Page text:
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10 Breakthrough Rock Star Chefs of 2016

From the only female kaiseki chef to a punk rocker who traded drum sticks for veggie burgers, a look at the coolest kitchen-runners in America

Once upon a time, kids dreamed of becoming rock stars, banging away on beat-up guitars in their garages, picturing the dingy clubs where they'd be discovered. Today, they're just as likely to gain stardom from their sauté pans, fantasizing about hitting it big with the next cronut. With food TV shows on every hour of the day – from the glamorous slow-mo of Netflix's Chef's Table to the cheeseball competition of MasterChef Junior – there's no profession more in the spotlight than chef. And while, like music, cooking has its share of poseurs, it's chefs like these 10 who are using their notoriety to make big changes in the way we eat, think, and even understand one another.

Ashley Christensen (Poole's, Beasley's, Fox Liquor Bar, Raleigh, NC)

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Ashley Christensen (Poole’s, Beasley’s, Fox Liquor Bar, Raleigh, NC)

If your idea of Southern food is fried chicken and grits, Ashley Christensen has something to show you. When she opened Poole's Diner in 2007 she was at the forefront of the New South movement, joining chefs like Sean Brock in celebrating the incredible bounty of the region with heirloom tomato pie, oysters Rockefeller made with turnip greens and pimento cheese. Now her Raleigh empire has grown to include a cocktail bar, farm-to-table burgers and (yes) even fried chicken, all executed with her signature combination of good humor and razor-sharp instincts.

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Joseph “JJ” Johnson (The Cecil, NYC)

On an unassuming corner in Harlem, off the tourist-beaten path of 125th Street, the Cecil's neon sign shines like a beacon, letting passerby know that inside is the incarnation of what American cuisine should be. Located on West 116th Street, Johnson's menu encompasses the African diaspora, from the American South to Brazil and even Asia, combining flavors in unexpected new ways. His globe-trotting approach shines in dishes like oxtail dumplings, cinnamon-scented guinea hen, and a raw collard green salad that puts kale out to pasture.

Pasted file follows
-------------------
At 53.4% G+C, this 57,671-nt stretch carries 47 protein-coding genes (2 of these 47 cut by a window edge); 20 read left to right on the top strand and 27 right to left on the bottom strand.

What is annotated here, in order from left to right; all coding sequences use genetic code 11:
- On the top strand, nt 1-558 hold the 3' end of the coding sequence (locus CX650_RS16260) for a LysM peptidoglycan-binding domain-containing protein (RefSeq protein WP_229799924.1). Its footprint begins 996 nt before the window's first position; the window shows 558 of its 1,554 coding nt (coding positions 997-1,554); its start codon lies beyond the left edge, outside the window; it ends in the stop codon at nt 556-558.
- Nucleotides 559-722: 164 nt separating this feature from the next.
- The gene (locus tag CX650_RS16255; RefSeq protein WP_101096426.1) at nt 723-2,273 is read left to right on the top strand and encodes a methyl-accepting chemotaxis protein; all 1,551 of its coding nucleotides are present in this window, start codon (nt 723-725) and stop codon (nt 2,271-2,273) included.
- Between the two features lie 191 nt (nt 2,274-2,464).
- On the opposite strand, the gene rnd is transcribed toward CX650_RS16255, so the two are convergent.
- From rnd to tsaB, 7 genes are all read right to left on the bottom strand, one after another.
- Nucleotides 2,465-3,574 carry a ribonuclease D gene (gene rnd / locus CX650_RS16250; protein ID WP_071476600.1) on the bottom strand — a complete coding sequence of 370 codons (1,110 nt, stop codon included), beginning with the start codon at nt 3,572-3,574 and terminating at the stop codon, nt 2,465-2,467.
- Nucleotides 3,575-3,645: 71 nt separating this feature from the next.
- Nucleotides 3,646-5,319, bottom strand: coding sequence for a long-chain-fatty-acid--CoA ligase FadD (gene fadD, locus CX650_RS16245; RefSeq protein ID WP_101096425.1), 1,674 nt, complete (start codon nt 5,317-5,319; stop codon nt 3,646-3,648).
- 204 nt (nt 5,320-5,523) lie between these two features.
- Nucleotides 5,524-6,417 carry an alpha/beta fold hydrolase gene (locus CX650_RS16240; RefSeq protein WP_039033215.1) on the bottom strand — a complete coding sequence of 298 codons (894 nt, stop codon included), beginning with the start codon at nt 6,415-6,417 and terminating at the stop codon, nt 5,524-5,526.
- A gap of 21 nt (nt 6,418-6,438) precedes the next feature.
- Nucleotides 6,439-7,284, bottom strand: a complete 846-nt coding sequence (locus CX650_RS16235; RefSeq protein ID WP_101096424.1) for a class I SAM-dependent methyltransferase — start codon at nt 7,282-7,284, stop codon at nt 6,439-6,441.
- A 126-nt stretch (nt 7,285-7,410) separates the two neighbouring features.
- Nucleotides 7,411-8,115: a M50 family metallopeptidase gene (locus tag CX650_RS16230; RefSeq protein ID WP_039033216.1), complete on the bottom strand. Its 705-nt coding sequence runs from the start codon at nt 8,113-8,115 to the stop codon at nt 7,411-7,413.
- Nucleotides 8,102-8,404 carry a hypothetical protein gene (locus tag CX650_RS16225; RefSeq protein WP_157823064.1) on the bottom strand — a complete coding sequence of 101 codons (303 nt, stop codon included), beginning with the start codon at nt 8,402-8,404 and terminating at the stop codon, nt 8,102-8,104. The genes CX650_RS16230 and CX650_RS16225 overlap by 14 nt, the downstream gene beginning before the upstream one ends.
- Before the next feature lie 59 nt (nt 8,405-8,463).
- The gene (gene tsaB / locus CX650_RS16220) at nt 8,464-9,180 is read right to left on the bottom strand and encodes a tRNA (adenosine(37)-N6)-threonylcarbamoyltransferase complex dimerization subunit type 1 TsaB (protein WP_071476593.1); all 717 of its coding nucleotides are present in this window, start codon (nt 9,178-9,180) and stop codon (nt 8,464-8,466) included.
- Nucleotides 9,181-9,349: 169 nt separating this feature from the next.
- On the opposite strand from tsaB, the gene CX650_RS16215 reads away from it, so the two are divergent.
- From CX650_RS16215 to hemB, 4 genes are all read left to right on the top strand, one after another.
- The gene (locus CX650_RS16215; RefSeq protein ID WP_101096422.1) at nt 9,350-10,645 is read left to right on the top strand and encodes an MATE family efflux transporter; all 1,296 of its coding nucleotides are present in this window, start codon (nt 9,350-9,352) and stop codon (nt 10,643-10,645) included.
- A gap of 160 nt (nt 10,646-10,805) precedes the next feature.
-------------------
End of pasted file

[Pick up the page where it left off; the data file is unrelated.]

Niki Nakayama

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Niki Nakayama (n/naka, Los Angeles)

Kaiseki – high-end, formal Buddhist vegetarian cuisine – is one of Japan's most ancient food traditions, and one of its most regimented. It's also, as you might expect, one of the most male-dominated. Which makes Nakayama's L.A. restaurant even more extraordinary – she's apparently the only female kaiseki chef in the world. Now, she's running the place with her partner Carole Iida, using produce she grows in their backyard. N/naka is a temple to Nakayama's vision, skill and determination, admired by fellow chefs the world over.

Stephanie Izard (Girl and the Goat, Chicago)

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Stephanie Izard (Girl and the Goat, Chicago)

We knew back in 2008 that Izard, the first female winner of Top Chef, was just as adept at killing her competition with kindness as with her knife skills. Now, with three Chicago restaurants to her name, she's proven her success was no flash in the pan. And by including dishes featuring her namesake animal on all her menus (an izard is a type of mountain goat from the Pyrenees), she's introduced a world of American diners to the delicious possibilities of goat meat in the process.

Brooks Headley (Superiority Burger, NYC)

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Brooks Headley (Superiority Burger, NYC)

OK, so the sometime Born Against drummer is also a legit musician, but Headley's kitchen cred is just as punk rock as his bands. The James-Beard-Award-winning pastry chef at Del Posto, New York City's most highly rated Italian restaurant, walked away from the fine-dining glitz last year to take over an East Village hole in the wall. Now he slings fast-food-styled burgers, brilliantly off-kilter sides, and the best gelato you've ever eaten out of a paper cup – and it's all either vegetarian or, as he describes it, "accidentally vegan."

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